Individuals Encouraged to Get Flu Shots Amid COVID-19 Pandemic
Published on 02 October 2020
As the nation braces for the start of flu season amid the Coronavirus Disease 2019 (COVID-19) pandemic, University of Health Sciences and Pharmacy in St. Louis is encouraging area residents to get their flu shots as soon as possible to help prevent the spread of the flu as the region heads into what could be a dangerous fall and winter with the flu and COVID-19 circulating simultaneously.
“Our worst case scenario would be to have a severe flu season and a big spike in COVID-19 cases at the same time,” said Michelle Jeon, Pharm.D., BCACP, assistant professor of pharmacy practice at the University. “Getting a flu shot is an important way for individuals to do their part to help reduce community spread of the flu and ensure that our worst case scenario doesn’t happen.”
According to the Centers for the Centers for Disease Control and Prevention (CDC), influenza activity often begins to increase in October, and the season typically lasts through April.
CDC recommendations suggest that everyone over six months of age should get a flu vaccine annually to decrease flu illnesses, hospitalizations and deaths. With the COVID-19 pandemic underway, the CDC is further stressing the importance of flu shots to protect vulnerable populations at risk for severe illness and help lessen the burden on the health care system.
“Influenza is a serious disease that can affect all of us, and this year, as we continue to weather the pandemic, it will be critical for individuals to get a flu shot – and get it early – to make sure they are protected,” Jeon said. “As in previous years, the shot is especially important for those with a high-risk for developing flu-related complications. These groups include children younger than five, adults aged 50 or older, pregnant women, and those with medical conditions such as asthma, chronic lung disease, heart disease, diabetes or other chronic conditions. This year, the list of high-risk groups also includes essential workers, including health care personnel, and those at increased risk from severe illness from COVID-19, including nursing home and long-term care facility residents.”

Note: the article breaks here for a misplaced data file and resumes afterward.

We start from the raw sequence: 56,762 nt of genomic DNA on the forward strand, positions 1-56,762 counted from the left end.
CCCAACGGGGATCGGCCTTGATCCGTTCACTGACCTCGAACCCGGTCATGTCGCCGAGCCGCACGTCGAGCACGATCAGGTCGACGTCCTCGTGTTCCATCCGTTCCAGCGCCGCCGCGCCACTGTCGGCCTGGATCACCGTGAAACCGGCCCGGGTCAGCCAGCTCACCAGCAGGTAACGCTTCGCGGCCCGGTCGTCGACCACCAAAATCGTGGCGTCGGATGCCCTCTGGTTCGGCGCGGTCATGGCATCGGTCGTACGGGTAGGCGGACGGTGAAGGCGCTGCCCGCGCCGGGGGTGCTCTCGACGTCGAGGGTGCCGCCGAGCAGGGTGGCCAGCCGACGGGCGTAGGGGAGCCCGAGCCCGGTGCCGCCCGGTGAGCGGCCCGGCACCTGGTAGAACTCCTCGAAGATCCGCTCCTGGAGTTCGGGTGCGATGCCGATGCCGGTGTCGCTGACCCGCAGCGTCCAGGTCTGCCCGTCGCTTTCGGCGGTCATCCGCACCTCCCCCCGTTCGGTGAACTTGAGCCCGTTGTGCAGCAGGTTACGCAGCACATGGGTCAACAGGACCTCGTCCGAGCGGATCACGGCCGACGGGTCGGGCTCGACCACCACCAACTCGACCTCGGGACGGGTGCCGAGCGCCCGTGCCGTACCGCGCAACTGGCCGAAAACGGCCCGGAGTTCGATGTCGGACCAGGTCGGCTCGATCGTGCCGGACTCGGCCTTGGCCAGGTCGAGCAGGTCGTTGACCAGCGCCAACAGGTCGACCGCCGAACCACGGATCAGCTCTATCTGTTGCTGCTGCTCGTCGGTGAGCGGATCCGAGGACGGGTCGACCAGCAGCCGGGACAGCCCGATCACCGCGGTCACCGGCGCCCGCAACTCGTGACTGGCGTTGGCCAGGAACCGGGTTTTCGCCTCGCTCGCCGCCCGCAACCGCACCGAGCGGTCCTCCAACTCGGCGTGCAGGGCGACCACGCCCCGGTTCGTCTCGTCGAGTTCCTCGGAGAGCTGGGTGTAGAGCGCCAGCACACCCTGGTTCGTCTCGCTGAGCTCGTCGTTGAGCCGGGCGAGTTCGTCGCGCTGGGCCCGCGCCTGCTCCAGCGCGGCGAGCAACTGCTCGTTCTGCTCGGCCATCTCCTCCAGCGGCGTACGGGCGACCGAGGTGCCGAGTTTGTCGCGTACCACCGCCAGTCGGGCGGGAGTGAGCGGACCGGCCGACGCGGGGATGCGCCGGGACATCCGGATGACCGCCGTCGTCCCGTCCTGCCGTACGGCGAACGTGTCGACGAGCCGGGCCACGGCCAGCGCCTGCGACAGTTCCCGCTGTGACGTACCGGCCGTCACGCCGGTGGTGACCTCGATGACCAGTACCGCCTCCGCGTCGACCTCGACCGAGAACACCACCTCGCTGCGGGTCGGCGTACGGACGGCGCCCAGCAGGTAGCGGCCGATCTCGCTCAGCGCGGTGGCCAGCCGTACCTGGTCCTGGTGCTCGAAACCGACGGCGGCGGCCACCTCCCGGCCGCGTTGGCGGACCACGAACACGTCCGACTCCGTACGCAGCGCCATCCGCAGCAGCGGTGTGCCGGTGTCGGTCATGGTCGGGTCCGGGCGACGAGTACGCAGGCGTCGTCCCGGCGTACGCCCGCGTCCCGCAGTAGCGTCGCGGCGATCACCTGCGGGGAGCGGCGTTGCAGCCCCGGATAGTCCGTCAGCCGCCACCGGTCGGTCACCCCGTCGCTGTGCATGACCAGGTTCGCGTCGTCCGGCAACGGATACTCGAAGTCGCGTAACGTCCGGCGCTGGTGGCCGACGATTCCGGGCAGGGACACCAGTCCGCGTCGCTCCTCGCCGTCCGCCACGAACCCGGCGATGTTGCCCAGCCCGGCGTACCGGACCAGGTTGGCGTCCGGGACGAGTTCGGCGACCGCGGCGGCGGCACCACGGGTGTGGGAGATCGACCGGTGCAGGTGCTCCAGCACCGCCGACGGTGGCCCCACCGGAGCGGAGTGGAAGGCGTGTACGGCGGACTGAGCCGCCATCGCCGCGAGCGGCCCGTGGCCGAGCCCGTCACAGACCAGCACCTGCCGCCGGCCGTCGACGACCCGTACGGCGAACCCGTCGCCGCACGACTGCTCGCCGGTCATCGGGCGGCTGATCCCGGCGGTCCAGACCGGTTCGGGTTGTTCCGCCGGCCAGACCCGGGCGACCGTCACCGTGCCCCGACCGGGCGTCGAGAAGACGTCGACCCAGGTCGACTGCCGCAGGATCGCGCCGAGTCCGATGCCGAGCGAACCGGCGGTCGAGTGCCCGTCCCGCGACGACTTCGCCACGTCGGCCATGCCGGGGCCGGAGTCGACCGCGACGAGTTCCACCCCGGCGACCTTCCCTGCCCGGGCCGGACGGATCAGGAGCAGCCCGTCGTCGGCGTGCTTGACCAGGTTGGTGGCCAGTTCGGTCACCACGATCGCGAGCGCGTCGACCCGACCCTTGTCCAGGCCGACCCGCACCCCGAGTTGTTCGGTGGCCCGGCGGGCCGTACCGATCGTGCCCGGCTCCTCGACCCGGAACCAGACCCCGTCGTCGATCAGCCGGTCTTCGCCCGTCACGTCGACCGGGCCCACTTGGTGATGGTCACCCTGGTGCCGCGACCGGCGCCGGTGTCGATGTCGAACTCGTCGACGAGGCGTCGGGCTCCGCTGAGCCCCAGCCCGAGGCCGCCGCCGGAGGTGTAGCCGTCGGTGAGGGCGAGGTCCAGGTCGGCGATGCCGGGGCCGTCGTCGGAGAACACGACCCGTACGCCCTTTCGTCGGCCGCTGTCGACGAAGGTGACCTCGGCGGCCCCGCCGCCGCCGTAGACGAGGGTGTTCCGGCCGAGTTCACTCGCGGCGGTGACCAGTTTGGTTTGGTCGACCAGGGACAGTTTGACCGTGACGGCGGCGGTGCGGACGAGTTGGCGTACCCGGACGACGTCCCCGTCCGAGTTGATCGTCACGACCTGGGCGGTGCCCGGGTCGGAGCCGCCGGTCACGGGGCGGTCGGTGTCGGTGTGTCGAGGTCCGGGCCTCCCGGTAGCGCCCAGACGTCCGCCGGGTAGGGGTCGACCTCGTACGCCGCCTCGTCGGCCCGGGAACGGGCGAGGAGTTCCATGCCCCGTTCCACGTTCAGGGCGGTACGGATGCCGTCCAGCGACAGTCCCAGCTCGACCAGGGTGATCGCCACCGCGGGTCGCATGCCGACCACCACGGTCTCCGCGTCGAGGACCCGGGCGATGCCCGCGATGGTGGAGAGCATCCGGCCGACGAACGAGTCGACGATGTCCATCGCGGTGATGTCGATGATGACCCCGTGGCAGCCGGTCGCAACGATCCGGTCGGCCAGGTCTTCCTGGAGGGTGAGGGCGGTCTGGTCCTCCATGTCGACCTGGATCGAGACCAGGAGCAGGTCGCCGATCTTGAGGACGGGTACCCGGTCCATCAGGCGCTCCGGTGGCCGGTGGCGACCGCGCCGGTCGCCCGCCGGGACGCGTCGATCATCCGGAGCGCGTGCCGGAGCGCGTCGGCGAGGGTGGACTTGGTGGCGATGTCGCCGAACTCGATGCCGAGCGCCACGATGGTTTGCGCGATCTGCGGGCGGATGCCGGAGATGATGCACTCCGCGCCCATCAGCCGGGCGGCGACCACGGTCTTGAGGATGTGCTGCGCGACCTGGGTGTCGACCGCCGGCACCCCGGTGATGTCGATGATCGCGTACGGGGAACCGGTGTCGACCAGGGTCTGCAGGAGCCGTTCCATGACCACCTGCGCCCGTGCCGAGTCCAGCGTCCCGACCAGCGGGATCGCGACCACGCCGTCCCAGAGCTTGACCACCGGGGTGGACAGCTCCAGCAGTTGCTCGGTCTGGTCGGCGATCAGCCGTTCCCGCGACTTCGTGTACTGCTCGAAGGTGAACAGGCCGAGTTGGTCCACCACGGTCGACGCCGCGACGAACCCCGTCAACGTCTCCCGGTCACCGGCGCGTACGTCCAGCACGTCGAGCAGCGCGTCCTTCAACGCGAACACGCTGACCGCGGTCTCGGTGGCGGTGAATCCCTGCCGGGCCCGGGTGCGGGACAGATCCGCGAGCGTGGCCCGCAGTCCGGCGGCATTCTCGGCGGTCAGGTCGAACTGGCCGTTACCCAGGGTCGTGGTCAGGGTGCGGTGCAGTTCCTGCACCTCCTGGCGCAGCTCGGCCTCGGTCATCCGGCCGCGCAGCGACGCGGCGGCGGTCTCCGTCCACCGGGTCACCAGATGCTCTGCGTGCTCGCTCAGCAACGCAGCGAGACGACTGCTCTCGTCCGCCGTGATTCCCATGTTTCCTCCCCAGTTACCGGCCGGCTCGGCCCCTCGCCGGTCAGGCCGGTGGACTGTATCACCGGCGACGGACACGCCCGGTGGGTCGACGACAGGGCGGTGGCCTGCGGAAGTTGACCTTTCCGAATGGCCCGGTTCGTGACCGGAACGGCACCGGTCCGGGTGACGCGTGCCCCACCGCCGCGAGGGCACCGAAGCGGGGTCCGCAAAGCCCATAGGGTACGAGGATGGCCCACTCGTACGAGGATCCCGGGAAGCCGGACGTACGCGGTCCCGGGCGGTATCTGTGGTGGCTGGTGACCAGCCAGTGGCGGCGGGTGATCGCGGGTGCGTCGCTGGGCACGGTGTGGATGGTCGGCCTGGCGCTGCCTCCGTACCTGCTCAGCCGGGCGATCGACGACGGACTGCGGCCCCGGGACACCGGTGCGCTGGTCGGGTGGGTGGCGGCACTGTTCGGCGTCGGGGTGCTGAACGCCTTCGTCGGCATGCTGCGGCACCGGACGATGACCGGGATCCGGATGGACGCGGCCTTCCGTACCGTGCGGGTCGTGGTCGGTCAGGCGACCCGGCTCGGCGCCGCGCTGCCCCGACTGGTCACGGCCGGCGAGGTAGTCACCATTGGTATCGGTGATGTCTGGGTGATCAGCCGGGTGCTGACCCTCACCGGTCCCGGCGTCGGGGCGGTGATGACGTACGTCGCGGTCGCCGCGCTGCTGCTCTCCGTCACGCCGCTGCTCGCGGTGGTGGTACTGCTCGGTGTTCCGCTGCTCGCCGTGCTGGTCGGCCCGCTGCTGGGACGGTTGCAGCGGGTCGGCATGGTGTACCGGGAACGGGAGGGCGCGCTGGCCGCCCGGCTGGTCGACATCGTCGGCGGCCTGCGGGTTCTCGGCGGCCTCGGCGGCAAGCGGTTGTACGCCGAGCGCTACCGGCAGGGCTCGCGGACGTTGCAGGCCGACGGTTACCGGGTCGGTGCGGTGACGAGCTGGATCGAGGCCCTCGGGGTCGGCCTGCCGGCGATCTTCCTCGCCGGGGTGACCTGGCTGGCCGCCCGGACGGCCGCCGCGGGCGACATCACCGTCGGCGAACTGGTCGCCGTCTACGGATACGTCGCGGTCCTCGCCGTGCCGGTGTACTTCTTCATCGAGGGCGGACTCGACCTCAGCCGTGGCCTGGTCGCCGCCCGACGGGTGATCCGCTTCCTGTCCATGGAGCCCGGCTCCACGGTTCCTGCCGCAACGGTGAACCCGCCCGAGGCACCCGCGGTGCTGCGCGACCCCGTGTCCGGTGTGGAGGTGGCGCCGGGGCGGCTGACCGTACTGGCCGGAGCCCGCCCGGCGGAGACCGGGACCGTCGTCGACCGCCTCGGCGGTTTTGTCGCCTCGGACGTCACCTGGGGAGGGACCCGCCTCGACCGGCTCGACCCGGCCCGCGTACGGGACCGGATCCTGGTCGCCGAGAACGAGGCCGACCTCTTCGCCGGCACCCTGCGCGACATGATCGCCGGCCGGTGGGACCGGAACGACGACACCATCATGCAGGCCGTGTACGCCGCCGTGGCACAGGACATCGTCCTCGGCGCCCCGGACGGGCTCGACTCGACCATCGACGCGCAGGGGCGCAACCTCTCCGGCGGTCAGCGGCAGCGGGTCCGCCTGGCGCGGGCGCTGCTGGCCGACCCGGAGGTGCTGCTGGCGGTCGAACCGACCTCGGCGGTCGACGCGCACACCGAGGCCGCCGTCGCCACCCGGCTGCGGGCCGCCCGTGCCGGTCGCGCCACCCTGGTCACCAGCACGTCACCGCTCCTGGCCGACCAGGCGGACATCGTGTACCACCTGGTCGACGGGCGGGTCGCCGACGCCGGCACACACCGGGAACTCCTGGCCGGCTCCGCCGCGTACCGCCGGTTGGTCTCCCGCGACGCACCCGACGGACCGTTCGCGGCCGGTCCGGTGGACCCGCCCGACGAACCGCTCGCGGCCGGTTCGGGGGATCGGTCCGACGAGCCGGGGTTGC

Influenza is a contagious respiratory illness characterized by a variety of symptoms including fever, cough, body aches, headaches and fatigue. With the flu and COVID-19 having many of the same symptoms, Jeon says it may be tough for patients to decipher what type of illness they are experiencing.
“This flu season, individuals should be as cautious as possible,” Jeon noted. “If they feel like they are coming down with an illness, they should avoid public areas and call their doctor immediately so they can get evaluated and tested as appropriate.”
With the flu shot taking about two weeks to become effective, Jeon suggests individuals get their shots before the end of October so their bodies can build up immunity before the flu season ramps up. Flu shots are currently available at area doctors’ offices, medical clinics and pharmacies, and many commercial insurance plans and Medicare/Medicaid plans fully cover the cost of an annual flu shot at no out-of-pocket cost to patients.
As individuals make plans to get their flu shots, Jeon says health care providers are taking ample steps to ensure patients can get their vaccines safely amid COVID-19.
“At the Walgreens location where I practice, all pharmacy staff members are required to wear masks and those providing immunizations are being provided with masks and face shields to protect patients and staff,” Jeon said. “In addition, masks are mandated for customers at our location and we are working to adhere to required social distancing recommendations. In these uncertain times, we want the public to know that is that it is safe to get a flu shot, and we can’t stress enough how important it will be for area residents to get immunized this flu season.”
For more information on influenza and the flu shot, visit cdc.gov/flu.